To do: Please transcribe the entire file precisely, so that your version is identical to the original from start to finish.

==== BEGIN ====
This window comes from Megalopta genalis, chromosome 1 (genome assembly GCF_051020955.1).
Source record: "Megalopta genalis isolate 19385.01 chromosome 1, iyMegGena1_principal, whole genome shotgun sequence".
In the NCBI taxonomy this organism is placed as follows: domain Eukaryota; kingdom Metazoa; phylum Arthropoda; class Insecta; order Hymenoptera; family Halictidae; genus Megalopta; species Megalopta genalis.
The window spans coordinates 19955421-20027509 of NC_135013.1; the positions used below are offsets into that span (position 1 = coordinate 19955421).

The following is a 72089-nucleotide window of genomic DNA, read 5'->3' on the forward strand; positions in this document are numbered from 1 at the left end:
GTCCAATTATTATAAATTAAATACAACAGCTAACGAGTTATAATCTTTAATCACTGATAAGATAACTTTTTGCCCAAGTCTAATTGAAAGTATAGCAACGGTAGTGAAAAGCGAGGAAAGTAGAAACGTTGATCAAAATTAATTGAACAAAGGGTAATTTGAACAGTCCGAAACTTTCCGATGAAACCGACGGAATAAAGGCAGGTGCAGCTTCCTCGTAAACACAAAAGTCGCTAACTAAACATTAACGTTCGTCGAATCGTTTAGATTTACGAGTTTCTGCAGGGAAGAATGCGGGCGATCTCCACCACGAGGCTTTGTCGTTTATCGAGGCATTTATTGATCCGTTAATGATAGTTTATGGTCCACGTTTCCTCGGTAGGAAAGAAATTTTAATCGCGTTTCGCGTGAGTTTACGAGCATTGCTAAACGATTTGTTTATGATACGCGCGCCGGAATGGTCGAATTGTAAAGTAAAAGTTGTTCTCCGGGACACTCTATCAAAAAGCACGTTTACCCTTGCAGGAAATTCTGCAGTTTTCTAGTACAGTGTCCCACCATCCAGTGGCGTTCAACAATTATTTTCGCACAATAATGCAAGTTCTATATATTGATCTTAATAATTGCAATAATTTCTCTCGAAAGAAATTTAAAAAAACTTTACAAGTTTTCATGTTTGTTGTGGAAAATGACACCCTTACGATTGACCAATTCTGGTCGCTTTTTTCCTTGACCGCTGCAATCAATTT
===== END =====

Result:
This window comes from Megalopta genalis, chromosome 1 (genome assembly GCF_051020955.1).
Source record: "Megalopta genalis isolate 19385.01 chromosome 1, iyMegGena1_principal, whole genome shotgun sequence".
In the NCBI taxonomy this organism is placed as follows: domain Eukaryota; kingdom Metazoa; phylum Arthropoda; class Insecta; order Hymenoptera; family Halictidae; genus Megalopta; species Megalopta genalis.
The window spans coordinates 19955421-20027509 of NC_135013.1; the positions used below are offsets into that span (position 1 = coordinate 19955421).

The following is a 72089-nucleotide window of genomic DNA, read 5'->3' on the forward strand; positions in this document are numbered from 1 at the left end:
GTCCAATTATTATAAATTAAATACAACAGCTAACGAGTTATAATCTTTAATCACTGATAAGATAACTTTTTGCCCAAGTCTAATTGAAAGTATAGCAACGGTAGTGAAAAGCGAGGAAAGTAGAAACGTTGATCAAAATTAATTGAACAAAGGGTAATTTGAACAGTCCGAAACTTTCCGATGAAACCGACGGAATAAAGGCAGGTGCAGCTTCCTCGTAAACACAAAAGTCGCTAACTAAACATTAACGTTCGTCGAATCGTTTAGATTTACGAGTTTCTGCAGGGAAGAATGCGGGCGATCTCCACCACGAGGCTTTGTCGTTTATCGAGGCATTTATTGATCCGTTAATGATAGTTTATGGTCCACGTTTCCTCGGTAGGAAAGAAATTTTAATCGCGTTTCGCGTGAGTTTACGAGCATTGCTAAACGATTTGTTTATGATACGCGCGCCGGAATGGTCGAATTGTAAAGTAAAAGTTGTTCTCCGGGACACTCTATCAAAAAGCACGTTTACCCTTGCAGGAAATTCTGCAGTTTTCTAGTACAGTGTCCCACCATCCAGTGGCGTTCAACAATTATTTTCGCACAATAATGCAAGTTCTATATATTGATCTTAATAATTGCAATAATTTCTCTCGAAAGAAATTTAAAAAAACTTTACAAGTTTTCATGTTTGTTGTGGAAAATGACACCCTTACGATTGACCAATTCTGGTCGCTTTTTTCCTTGACCGCTGCAATCAATTT